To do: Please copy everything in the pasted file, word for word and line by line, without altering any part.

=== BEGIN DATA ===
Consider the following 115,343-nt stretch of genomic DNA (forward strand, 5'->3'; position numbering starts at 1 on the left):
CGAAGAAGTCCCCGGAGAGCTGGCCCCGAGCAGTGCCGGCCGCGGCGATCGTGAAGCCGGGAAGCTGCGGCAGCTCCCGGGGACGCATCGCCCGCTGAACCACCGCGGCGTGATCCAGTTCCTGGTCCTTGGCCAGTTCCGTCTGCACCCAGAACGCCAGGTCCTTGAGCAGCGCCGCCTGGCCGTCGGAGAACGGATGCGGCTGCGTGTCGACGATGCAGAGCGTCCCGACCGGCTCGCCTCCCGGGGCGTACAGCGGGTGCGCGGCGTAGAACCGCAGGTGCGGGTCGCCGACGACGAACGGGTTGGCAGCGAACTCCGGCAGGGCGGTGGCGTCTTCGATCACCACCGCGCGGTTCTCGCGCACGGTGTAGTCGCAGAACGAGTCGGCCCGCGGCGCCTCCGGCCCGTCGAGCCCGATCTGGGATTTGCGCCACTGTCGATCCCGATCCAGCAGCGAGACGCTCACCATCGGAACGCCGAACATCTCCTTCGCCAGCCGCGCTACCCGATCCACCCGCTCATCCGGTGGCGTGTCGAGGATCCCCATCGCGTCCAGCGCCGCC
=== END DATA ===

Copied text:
Consider the following 115,343-nt stretch of genomic DNA (forward strand, 5'->3'; position numbering starts at 1 on the left):
CGAAGAAGTCCCCGGAGAGCTGGCCCCGAGCAGTGCCGGCCGCGGCGATCGTGAAGCCGGGAAGCTGCGGCAGCTCCCGGGGACGCATCGCCCGCTGAACCACCGCGGCGTGATCCAGTTCCTGGTCCTTGGCCAGTTCCGTCTGCACCCAGAACGCCAGGTCCTTGAGCAGCGCCGCCTGGCCGTCGGAGAACGGATGCGGCTGCGTGTCGACGATGCAGAGCGTCCCGACCGGCTCGCCTCCCGGGGCGTACAGCGGGTGCGCGGCGTAGAACCGCAGGTGCGGGTCGCCGACGACGAACGGGTTGGCAGCGAACTCCGGCAGGGCGGTGGCGTCTTCGATCACCACCGCGCGGTTCTCGCGCACGGTGTAGTCGCAGAACGAGTCGGCCCGCGGCGCCTCCGGCCCGTCGAGCCCGATCTGGGATTTGCGCCACTGTCGATCCCGATCCAGCAGCGAGACGCTCACCATCGGAACGCCGAACATCTCCTTCGCCAGCCGCGCTACCCGATCCACCCGCTCATCCGGTGGCGTGTCGAGGATCCCCATCGCGTCCAGCGCCGCC